This corrosive doubt about the political system is an Internet legacy. It is the result of traveling through electoral cycles with two parties and seeing that there are few differences between them. This is in fact why the GOP Congressional leaders are so desperate when it comes to raising taxes to address the national debt. Rhetoric doesn't make any difference these days. People saw the reality for eight years with Bush. The GOP doesn't have any more leeway.

According to polls, a majority in America now believe that only a third party can make a legitimate difference. Libertarian Conservative Ron Paul will be a major factor in the upcoming presidential race – even without any significant mainstream media coverage or mainstream funding. People are simply fed up.

Does Kurtz understand this? He seems disconnected. The tone he takes is moderate and slightly chiding. He mourns that Republicans have even turned on their own, hounding Senate Minority Leader Mitch McConnell for coming up with a compromise proposal that would allow President Obama to raise the debt ceiling – and "own it."

He thinks this is probably the way out of the quandary. He is surprised that Tea Party "leaders" are so ungenerous about McConnel's proposal. "McConnell needs to be sent home," says Mark Meckler, cofounder of Tea Party Patriots. "It's an embarrassment. It's an abdication of governing responsibility."

Kurtz finds Meckler's attitude unsettling, writing with amazement and some disapproval that he is "just as dismissive of such House GOP leaders as Speaker John Boehner for their willingness to compromise." He quotes Meckler as saying that, "These guys are out of touch with reality."

For Kurtz, Meckler is a kind of rube who doesn't understand the game. Kurtz is more comfortable with McConnell, who does. The Senate Minority Leader first broached his plan with Senate Majority Leader Harry Reid, Kurtz writes approvingly. Reid "promised not to trash it" and thus McConnell continued – as he should have.

Kurtz is apparently rooting for McConnell. He thinks things have gone too far – that extremism is out of control. He quotes Bruce Bartlett, a onetime aide to Ronald Reagan, as saying that "Reagan couldn't get elected dogcatcher these days. He raised taxes at least 11 times. Back then you had responsible adults in the Republican Party who put the country over partisanship." Here's the end of the article:

… Brinksmanship could undermine the party's electoral self-interest. It was precisely that concern that led McConnell to craft his fallback plan. Already under pressure from business groups to make a deal on the debt, McConnell privately concluded that every group – seniors, veterans, military families – would side with Obama if a default tanked the economy.

"Republicans would get reamed," a GOP official says. "The default crowd doesn't get that." The upshot is that Republicans will head into 2012 with their presidential candidates in the mold of House Majority Leader Eric Cantor, who has become the face of the negotiations by denouncing every plan with a whiff of revenue hikes, including one backed by Boehner, Cantor's ostensible boss. Obama, meanwhile, will portray the party as risking economic chaos to protect the rich.

The schism in the GOP is mirrored by divisions in the Tea Party movement. Matt Kibbe, president of Freedom Works, wonders why Republicans refuse to take "yes" for an answer. "When Obama is talking about trillions of dollars in spending cuts," Kibbe says, "we've changed the conversation." And that, says historian Richard Norton Smith, underlines the paradox of today's Republican Party: "When you think how far things have moved in the last six months, they won. Why can't they accept that fact?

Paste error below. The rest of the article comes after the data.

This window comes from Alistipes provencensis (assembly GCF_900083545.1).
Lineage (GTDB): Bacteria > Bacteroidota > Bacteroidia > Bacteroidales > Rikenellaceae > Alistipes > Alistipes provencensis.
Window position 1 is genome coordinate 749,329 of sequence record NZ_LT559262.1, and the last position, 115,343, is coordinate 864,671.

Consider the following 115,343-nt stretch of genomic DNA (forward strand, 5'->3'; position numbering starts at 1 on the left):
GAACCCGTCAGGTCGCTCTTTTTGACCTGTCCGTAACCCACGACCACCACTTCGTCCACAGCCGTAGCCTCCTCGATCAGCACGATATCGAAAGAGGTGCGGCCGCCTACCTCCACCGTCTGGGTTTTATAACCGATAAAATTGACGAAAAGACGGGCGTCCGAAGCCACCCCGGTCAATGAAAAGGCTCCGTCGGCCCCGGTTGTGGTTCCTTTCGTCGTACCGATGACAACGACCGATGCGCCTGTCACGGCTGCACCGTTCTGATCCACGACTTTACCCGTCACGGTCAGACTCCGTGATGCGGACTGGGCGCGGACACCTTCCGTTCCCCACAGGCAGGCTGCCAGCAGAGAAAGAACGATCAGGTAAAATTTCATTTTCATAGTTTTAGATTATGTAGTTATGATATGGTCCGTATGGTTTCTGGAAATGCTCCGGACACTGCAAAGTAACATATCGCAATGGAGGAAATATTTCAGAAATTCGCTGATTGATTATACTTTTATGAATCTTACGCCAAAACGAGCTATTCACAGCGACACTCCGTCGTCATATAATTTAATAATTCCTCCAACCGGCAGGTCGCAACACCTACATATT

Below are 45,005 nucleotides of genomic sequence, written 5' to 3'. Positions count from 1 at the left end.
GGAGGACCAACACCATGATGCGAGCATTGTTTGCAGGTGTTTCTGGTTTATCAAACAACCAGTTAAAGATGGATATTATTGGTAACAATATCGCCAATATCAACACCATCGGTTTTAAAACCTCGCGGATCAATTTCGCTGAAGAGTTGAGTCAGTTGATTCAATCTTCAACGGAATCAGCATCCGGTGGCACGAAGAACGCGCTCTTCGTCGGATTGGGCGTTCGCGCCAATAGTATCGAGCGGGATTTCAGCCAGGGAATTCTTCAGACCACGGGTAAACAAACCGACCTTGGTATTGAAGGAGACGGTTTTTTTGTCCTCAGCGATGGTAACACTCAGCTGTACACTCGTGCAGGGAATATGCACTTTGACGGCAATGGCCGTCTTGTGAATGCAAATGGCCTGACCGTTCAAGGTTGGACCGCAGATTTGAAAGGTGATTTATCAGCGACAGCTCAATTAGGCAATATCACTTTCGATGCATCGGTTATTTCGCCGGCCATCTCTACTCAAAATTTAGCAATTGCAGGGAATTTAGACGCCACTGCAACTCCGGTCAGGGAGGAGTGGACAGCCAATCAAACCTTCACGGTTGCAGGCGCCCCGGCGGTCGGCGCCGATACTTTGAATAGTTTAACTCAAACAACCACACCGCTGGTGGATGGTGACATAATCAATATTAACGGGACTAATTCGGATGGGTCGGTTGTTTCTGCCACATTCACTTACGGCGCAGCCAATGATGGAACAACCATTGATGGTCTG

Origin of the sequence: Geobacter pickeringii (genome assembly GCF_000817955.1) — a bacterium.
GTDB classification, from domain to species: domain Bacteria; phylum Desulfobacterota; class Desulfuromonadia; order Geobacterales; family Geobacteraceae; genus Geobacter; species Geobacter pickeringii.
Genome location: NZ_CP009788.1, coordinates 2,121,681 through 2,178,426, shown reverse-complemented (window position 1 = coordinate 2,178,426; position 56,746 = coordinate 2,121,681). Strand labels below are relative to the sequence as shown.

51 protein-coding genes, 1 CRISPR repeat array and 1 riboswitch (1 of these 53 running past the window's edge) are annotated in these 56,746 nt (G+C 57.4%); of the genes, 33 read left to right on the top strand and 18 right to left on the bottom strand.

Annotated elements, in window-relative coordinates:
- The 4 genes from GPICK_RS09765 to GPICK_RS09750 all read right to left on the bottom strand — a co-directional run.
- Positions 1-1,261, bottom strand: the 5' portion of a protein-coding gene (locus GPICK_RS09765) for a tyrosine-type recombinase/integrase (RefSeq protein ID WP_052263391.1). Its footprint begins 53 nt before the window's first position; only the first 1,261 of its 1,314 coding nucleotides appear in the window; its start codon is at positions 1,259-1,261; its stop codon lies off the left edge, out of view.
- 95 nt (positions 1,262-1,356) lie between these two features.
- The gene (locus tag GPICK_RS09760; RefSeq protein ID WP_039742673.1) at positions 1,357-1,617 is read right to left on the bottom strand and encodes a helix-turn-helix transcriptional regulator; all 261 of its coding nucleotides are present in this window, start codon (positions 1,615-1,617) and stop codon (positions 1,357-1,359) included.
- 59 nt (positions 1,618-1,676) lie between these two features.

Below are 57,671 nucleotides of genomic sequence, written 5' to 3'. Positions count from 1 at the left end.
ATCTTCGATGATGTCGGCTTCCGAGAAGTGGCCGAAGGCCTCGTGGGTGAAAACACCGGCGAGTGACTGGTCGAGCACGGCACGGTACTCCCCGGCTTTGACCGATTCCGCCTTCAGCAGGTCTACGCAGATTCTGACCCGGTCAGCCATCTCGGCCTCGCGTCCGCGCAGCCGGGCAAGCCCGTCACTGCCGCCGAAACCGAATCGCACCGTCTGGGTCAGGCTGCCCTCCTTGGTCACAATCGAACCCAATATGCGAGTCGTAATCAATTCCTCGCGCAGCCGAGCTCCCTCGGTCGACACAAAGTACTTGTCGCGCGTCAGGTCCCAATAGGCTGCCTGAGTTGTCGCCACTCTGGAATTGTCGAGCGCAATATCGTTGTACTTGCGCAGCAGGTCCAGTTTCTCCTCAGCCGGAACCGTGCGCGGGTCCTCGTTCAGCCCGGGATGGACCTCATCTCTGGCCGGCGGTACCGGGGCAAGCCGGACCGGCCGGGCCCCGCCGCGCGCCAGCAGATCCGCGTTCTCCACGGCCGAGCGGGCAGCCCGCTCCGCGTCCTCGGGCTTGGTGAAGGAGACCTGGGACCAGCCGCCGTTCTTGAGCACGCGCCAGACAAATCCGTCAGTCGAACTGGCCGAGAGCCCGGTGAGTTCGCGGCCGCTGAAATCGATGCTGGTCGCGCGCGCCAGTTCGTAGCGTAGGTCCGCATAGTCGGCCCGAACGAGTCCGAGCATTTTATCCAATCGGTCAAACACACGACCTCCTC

"They" can't accept that fact because a compromise would mean that business-as-usual rolls on undisturbed. For many people radicalized by the Internet and the information on it, a default is preferable to "negotiated" solution when it comes to the debt ceiling.

This is something Kurtz doesn't understand and the GOP understands only dimly. But the freshman class, elected by Tea Party activism, does understand it. There is probably a sizeable electoral group that is actively rooting for a default – absent Draconian cuts in the federal budget.

Kurtz's article is a 1990s article. It is an article about the passion of the electorate to "make a change" and create a constructive solution. But this is a 2000s crowd. The cycle has move through constructive solutions. It has moved past hope into the territory of anger – and even despair.

For Kurtz, the well-meaning politicians on the Hill embody the best that America has to offer. For more and more in the electorate these are people who have brought the US endless war, a ruined currency, a tidal wave of job-destroying legislation and a money system that prints trillions for "fat cats" while leaving the average person struggling to cope with ever-shrinking resources.

The combination of the economic downturn and the truth-telling of the Internet has created an increasingly volatile situation in America and throughout the West. The debt-ceiling problem may be solved shortly but the radical sentiments of alienation and outrage that it has produced will remain. They will not go away – even as some US$200 trillion of unfunded US obligations (an impossible number) will not vanish either.

After Thoughts

An empire that has been built around the American people while they slept, and it is beginning to become undone. People are seeing through it and past it. Kurtz looks at the American electorate – the disabused, angry part – and doesn't understand why it is not content with victorious compromise. He doesn't understand that for a growing number of American voters especially in the "Red States" it is not about the solutions that compromise can yield. It is about Answers. And the current system has none. He simply doesn't comprehend the expanding Internet Reformation. His articles will be as well written and thoughtful as ever, but they will continue to miss the point.